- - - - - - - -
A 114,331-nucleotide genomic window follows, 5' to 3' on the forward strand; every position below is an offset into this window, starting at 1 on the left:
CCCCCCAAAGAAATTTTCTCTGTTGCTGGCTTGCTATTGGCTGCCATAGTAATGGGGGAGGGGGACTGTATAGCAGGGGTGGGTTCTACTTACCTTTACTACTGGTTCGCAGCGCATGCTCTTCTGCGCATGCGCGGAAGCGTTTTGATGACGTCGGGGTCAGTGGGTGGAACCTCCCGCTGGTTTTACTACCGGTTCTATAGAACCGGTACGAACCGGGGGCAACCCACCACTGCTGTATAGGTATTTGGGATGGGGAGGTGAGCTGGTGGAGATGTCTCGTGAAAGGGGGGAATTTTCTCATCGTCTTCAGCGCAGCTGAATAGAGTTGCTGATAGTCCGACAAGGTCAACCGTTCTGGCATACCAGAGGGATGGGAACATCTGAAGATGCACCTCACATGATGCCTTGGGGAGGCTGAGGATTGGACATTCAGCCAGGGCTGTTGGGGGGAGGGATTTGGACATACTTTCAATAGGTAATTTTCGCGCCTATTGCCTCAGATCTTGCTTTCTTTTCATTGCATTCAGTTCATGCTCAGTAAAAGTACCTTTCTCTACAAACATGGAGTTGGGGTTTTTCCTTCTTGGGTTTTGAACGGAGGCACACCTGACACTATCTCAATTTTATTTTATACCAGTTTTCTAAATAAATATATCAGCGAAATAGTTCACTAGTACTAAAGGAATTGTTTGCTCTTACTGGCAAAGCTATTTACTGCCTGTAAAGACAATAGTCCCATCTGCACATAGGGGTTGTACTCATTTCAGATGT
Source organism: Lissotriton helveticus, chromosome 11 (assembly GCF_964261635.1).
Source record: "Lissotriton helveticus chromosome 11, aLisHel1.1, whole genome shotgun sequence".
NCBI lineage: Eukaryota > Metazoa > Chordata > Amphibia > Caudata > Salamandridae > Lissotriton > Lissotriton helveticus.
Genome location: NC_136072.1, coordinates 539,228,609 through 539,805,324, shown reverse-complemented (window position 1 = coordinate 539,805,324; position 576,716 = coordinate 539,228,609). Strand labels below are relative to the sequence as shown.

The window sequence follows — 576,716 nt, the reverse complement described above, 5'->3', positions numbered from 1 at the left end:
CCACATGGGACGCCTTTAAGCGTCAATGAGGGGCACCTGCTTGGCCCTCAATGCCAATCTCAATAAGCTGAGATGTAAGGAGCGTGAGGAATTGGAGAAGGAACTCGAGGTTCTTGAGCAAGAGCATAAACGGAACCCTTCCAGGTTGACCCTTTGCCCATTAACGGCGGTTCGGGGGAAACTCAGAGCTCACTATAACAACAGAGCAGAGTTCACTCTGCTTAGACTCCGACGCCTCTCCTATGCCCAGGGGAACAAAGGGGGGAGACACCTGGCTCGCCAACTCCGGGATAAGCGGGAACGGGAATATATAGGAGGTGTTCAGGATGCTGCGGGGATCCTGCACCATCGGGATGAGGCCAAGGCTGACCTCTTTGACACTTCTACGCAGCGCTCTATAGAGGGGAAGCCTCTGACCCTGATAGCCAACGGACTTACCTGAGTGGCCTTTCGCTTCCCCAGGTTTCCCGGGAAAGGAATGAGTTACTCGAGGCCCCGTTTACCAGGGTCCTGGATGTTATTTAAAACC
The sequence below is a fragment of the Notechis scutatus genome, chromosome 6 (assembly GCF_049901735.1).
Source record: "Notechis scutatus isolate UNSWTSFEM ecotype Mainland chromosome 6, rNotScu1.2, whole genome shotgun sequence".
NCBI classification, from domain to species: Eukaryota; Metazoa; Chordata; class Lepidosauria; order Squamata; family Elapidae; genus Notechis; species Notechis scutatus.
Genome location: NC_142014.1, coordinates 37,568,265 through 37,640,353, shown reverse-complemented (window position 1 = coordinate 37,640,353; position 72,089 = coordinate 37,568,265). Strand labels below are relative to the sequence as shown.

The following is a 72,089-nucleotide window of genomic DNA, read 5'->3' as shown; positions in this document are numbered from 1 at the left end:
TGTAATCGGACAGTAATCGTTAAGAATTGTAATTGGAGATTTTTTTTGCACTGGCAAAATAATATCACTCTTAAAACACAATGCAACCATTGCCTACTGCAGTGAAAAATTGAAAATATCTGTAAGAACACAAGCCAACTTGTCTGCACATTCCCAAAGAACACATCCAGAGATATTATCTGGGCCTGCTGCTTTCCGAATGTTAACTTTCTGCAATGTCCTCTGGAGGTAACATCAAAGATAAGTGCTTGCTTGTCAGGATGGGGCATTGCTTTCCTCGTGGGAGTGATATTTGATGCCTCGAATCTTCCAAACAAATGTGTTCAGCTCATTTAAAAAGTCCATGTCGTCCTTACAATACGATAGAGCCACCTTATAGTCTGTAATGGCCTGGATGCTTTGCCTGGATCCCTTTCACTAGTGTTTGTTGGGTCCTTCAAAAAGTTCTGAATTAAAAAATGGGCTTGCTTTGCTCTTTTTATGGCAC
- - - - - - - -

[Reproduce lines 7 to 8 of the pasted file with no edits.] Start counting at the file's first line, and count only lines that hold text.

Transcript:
The window sequence follows — 576,716 nt, the reverse complement described above, 5'->3', positions numbered from 1 at the left end:
CCACATGGGACGCCTTTAAGCGTCAATGAGGGGCACCTGCTTGGCCCTCAATGCCAATCTCAATAAGCTGAGATGTAAGGAGCGTGAGGAATTGGAGAAGGAACTCGAGGTTCTTGAGCAAGAGCATAAACGGAACCCTTCCAGGTTGACCCTTTGCCCATTAACGGCGGTTCGGGGGAAACTCAGAGCTCACTATAACAACAGAGCAGAGTTCACTCTGCTTAGACTCCGACGCCTCTCCTATGCCCAGGGGAACAAAGGGGGGAGACACCTGGCTCGCCAACTCCGGGATAAGCGGGAACGGGAATATATAGGAGGTGTTCAGGATGCTGCGGGGATCCTGCACCATCGGGATGAGGCCAAGGCTGACCTCTTTGACACTTCTACGCAGCGCTCTATAGAGGGGAAGCCTCTGACCCTGATAGCCAACGGACTTACCTGAGTGGCCTTTCGCTTCCCCAGGTTTCCCGGGAAAGGAATGAGTTACTCGAGGCCCCGTTTACCAGGGTCCTGGATGTTATTTAAAACC